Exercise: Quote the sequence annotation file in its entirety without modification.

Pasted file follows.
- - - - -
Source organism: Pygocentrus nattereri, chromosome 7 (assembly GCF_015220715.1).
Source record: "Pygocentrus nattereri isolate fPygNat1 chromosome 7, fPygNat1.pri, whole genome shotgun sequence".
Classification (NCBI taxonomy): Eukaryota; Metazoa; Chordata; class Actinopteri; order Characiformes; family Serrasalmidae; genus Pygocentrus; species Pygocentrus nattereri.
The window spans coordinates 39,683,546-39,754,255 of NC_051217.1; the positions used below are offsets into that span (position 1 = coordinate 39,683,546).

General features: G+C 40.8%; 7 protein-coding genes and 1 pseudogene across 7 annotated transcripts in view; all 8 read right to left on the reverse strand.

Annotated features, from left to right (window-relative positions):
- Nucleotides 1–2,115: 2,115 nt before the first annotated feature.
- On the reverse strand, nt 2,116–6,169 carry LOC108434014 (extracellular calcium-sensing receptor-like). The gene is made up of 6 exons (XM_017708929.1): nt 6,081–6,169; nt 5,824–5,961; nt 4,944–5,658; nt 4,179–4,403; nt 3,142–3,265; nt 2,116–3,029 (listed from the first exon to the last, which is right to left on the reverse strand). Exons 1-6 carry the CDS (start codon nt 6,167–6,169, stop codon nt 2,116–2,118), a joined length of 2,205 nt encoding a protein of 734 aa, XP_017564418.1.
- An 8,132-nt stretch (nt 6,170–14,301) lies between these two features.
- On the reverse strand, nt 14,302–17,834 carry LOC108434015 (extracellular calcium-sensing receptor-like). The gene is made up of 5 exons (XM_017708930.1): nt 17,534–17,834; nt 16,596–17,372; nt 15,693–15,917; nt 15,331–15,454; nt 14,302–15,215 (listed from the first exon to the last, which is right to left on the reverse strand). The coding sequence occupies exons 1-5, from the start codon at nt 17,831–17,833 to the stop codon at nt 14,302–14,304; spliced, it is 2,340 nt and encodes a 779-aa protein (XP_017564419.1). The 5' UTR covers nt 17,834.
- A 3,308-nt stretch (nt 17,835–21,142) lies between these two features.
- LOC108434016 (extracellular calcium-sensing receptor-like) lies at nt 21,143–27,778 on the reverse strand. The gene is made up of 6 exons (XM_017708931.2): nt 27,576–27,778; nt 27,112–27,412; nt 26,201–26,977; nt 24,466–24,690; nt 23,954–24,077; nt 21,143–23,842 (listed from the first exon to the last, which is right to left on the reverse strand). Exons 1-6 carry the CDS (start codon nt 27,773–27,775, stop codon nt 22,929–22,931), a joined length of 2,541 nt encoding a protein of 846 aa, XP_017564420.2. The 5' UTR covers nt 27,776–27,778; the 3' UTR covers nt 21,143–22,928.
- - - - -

Source organism: Pygocentrus nattereri, chromosome 7 (assembly GCF_015220715.1).
Source record: "Pygocentrus nattereri isolate fPygNat1 chromosome 7, fPygNat1.pri, whole genome shotgun sequence".
Classification (NCBI taxonomy): Eukaryota; Metazoa; Chordata; class Actinopteri; order Characiformes; family Serrasalmidae; genus Pygocentrus; species Pygocentrus nattereri.
The window spans coordinates 39,683,546-39,754,255 of NC_051217.1; the positions used below are offsets into that span (position 1 = coordinate 39,683,546).

General features: G+C 40.8%; 7 protein-coding genes and 1 pseudogene across 7 annotated transcripts in view; all 8 read right to left on the reverse strand.

Annotated features, from left to right (window-relative positions):
- Nucleotides 1–2,115: 2,115 nt before the first annotated feature.
- On the reverse strand, nt 2,116–6,169 carry LOC108434014 (extracellular calcium-sensing receptor-like). The gene is made up of 6 exons (XM_017708929.1): nt 6,081–6,169; nt 5,824–5,961; nt 4,944–5,658; nt 4,179–4,403; nt 3,142–3,265; nt 2,116–3,029 (listed from the first exon to the last, which is right to left on the reverse strand). Exons 1-6 carry the CDS (start codon nt 6,167–6,169, stop codon nt 2,116–2,118), a joined length of 2,205 nt encoding a protein of 734 aa, XP_017564418.1.
- An 8,132-nt stretch (nt 6,170–14,301) lies between these two features.
- On the reverse strand, nt 14,302–17,834 carry LOC108434015 (extracellular calcium-sensing receptor-like). The gene is made up of 5 exons (XM_017708930.1): nt 17,534–17,834; nt 16,596–17,372; nt 15,693–15,917; nt 15,331–15,454; nt 14,302–15,215 (listed from the first exon to the last, which is right to left on the reverse strand). The coding sequence occupies exons 1-5, from the start codon at nt 17,831–17,833 to the stop codon at nt 14,302–14,304; spliced, it is 2,340 nt and encodes a 779-aa protein (XP_017564419.1). The 5' UTR covers nt 17,834.
- A 3,308-nt stretch (nt 17,835–21,142) lies between these two features.
- LOC108434016 (extracellular calcium-sensing receptor-like) lies at nt 21,143–27,778 on the reverse strand. The gene is made up of 6 exons (XM_017708931.2): nt 27,576–27,778; nt 27,112–27,412; nt 26,201–26,977; nt 24,466–24,690; nt 23,954–24,077; nt 21,143–23,842 (listed from the first exon to the last, which is right to left on the reverse strand). Exons 1-6 carry the CDS (start codon nt 27,773–27,775, stop codon nt 22,929–22,931), a joined length of 2,541 nt encoding a protein of 846 aa, XP_017564420.2. The 5' UTR covers nt 27,776–27,778; the 3' UTR covers nt 21,143–22,928.